Ian's economic toll in Florida could reach $60 billion to $70 billion

Hurricane Ian leaves behind catastrophic damage and flooding in Florida

Hurricane Ian will have a potentially devastating impact on the state's major industries, with the economic toll from the storm expected to reach tens of billions of dollars.

The state's tourism and hospitality, citrus production. and phosphate mining businesses are likely to face weeks-long disruptions to their operations, according to experts.

The storm, which made landfall in Florida Wednesday as a Category 4 storm, is projected to deliver an $8 billion blow to the tourism sector alone, reflecting about 10% of the state's total tourism revenue. That figure reflects temporary theme park and hotel closures as well as reduced tourism. For example, ahead of the storm Disney announced its theme parks would close for at least two days and some of its hotels would temporarily shut down. 

"With respect to specific industries in Florida, you think of tourism and hospitality and that's likely to take two levels of hits," Chuck Watson, founder of Enki Research, which uses computer modeling to calculate the impact of natural disasters, told CBS MoneyWatch. "There is the physical damage and the disruption from people cancelling travel plans."

The only silver lining is that it's not peak tourism season, Watson noted.

"At least it is the off-season in between summer when people go to Florida and snowbird season, which hasn't quite started yet. It's fortunate from that standpoint. They have time to rebuild and recover because you get more tourism around Thanksgiving and Christmas," he said. 

Watson expects between $60 billion and $70 billion in total economic losses related to Ian, which would rank it among the most destructive storms ever to hit the U.S. By comparison, Hurricane Irma in 2017 caused estimated damage of $50 billion, making it the most expensive storm in Florida history, according to Reuters. Katrina, which slammed Louisiana and other states in 2005, was the costliest hurricane in U.S. history, with estimated losses of at least $125 billion

Ian is expected to regain strength and become a hurricane again on Thursday evening. The storm has left Florida and is forecast to hit South Carolina, where a hurricane warning was issued for the entire coast.

"Agriculture, particularly orange groves, could take a big hit since we are right before harvest and it is the worst time to have high winds," Watson said. 

Roughly two-thirds of the state's orange groves weathered hurricane-force winds. 

"It is one thing to lose this year's crop, but if you damage the trees that's a multiyear problem," Watson said. 

The storm also appears to have caused billions of dollars in physical damage to residential and commercial real estate properties. It remains unclear how much it will cost to rebuild structures that are damaged or destroyed given, with longer term expenditures contingent on future economic conditions. 

"In the current macroeconomy, things like home values and construction pricing are really in flux. When trying to figure out the cost of recovery, that's forward-looking. So you have to take into account interest rates for reconstruction loans and other variables," Watson said.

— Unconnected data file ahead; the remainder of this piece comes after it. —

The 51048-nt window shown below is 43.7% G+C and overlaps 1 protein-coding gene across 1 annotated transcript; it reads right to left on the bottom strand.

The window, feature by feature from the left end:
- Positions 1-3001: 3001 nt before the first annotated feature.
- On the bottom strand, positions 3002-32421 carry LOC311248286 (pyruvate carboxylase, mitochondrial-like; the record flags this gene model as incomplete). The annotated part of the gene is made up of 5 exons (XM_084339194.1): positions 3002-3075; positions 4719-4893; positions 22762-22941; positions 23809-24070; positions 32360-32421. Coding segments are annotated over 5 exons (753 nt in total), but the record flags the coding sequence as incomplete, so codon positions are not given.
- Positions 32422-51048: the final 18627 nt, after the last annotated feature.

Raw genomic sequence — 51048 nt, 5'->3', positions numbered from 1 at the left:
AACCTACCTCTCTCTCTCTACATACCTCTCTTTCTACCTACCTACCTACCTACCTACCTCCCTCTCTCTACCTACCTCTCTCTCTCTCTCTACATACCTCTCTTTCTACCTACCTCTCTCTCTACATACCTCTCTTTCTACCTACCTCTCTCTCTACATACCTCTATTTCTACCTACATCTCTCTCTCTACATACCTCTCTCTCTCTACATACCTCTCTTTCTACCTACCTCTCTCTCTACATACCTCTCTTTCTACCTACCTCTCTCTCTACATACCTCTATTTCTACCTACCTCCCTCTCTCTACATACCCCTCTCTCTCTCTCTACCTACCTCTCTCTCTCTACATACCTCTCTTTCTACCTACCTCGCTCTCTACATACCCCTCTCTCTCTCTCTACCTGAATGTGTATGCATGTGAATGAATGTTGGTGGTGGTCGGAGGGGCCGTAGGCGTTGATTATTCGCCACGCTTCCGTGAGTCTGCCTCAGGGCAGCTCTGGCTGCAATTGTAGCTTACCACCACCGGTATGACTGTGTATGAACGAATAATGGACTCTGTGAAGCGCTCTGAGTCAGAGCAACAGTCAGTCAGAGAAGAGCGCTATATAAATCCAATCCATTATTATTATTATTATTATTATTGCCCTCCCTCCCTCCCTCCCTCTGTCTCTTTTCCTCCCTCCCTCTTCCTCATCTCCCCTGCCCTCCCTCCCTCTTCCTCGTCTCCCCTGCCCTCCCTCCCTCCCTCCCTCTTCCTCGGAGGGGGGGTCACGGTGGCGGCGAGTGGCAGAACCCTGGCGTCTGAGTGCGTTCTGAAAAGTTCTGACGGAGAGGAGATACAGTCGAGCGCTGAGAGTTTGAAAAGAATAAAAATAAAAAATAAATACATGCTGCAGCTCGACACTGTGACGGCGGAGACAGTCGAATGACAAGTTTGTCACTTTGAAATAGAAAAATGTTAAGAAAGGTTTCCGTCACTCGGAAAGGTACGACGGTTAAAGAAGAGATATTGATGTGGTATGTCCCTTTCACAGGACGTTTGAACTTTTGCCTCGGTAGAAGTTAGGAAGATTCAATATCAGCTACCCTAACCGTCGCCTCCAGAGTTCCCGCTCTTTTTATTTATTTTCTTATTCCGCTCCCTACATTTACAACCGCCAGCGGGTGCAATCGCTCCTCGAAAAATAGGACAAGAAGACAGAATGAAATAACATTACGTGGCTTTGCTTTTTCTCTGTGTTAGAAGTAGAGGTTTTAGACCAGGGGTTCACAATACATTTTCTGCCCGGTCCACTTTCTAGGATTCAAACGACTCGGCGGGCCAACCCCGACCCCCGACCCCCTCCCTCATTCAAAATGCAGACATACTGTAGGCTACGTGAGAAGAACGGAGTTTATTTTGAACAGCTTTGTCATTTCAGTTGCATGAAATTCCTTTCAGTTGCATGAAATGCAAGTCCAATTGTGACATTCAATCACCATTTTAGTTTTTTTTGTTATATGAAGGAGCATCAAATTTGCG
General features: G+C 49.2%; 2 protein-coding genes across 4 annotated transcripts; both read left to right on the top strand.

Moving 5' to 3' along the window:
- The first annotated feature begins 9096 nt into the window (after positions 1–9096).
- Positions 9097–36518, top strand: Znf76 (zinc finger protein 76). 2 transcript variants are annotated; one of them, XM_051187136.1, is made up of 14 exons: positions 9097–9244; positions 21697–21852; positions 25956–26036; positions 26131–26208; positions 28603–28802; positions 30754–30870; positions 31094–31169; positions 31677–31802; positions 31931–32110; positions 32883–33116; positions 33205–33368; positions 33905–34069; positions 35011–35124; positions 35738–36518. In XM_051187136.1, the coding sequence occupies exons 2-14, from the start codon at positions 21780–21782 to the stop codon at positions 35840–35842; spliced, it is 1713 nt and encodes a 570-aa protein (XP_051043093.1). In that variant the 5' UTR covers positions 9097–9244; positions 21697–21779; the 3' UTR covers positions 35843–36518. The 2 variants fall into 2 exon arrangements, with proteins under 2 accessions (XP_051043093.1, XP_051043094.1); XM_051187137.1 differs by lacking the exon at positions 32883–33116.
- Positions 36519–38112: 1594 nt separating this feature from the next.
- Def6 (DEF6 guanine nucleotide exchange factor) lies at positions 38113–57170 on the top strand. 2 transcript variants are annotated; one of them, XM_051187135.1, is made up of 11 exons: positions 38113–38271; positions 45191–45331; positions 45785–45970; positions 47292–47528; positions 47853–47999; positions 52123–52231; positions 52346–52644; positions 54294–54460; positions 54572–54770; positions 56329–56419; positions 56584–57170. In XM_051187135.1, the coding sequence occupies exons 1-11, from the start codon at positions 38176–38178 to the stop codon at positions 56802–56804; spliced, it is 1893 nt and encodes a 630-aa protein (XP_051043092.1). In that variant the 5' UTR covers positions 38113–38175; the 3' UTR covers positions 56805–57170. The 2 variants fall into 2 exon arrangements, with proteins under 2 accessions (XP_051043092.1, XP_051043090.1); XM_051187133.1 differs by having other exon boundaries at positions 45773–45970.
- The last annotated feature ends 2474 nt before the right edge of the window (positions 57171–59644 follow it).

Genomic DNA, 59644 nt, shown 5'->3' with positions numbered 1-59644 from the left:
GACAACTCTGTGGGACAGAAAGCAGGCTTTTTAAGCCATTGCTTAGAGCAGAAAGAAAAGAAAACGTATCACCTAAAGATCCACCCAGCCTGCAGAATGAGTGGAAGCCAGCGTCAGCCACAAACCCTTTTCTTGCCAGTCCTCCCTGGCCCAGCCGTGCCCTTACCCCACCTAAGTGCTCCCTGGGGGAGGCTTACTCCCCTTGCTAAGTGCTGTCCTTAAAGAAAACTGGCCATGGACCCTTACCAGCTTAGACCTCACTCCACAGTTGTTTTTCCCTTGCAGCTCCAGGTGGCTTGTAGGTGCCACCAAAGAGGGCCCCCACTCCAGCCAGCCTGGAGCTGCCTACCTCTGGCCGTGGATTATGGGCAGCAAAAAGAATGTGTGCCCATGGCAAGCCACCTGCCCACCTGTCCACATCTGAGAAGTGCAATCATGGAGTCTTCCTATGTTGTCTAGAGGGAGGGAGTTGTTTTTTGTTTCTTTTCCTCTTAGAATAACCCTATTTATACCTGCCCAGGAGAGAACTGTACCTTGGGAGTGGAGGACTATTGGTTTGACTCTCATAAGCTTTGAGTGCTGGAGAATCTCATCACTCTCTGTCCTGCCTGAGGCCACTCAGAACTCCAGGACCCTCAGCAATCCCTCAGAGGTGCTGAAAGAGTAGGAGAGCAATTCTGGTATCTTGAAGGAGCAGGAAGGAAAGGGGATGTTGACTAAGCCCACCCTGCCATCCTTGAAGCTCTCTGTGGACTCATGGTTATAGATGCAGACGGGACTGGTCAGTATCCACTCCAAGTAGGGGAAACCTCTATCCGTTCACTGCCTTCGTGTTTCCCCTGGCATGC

Oil and gas production unscathed

Oil producers BP and Chevron preemptively halted production at offshore oil platforms in the Gulf of Mexico in anticipation of Ian, but the state's oil and gas fields were spared. 

"The impact should be extremely transitory because the storm didn't go through any of the oil or gas fields," Watson said. "They did precautionary shutdowns, but in a couple days they will be restoring flows. I don't imagine this would be even a blip on the radar as far as actual production nationally," Watson said. 

Orlando man paddleboards through flooding from Hurricane Ian

The bulk of U.S. gas production is located in Texas and Louisiana, while Florida has no refineries, according to Raymond James energy analyst Pavel Molchanov.

"Ian did a lot of damage in the state of Florida, but the oil and gas installations are way to the west of the path of Ian specifically," Molchanov told CBS MoneyWatch. "The hurricanes that disrupted the oil and gas industry in a serious way made landfall in Texas or Louisiana and caused flooding around refineries."

Job losses

For employees in Florida, damaged or destroyed businesses could mean significant job losses.

"When we looked at the history of hurricanes and how the economy was affected, you see a pretty clear pattern of loss of jobs as businesses are shut down because of the weather or because they've suffered damage from storms," said Sean Snaith, national economist and director of University of Central Florida's Institute for Economic Forecasting.

Hurricane Ian downgraded to a tropical storm but officials say storm threat remains

On the flip side, after natural disasters employment in the construction industry tends to spike as properties require rebuilding.

"One big myth, though, is that somehow it's good for the economy," Snaith said. "But you don't grow your economy by destroying. All these businesses that were damaged and shut down, all these homes that aren't inhabitable aren't producing any goods and services — they aren't providing any shelter."

"Certainly there will be a flurry of activity to repair and rebuild," he added. "But in the meantime, those affected businesses aren't producing anything."

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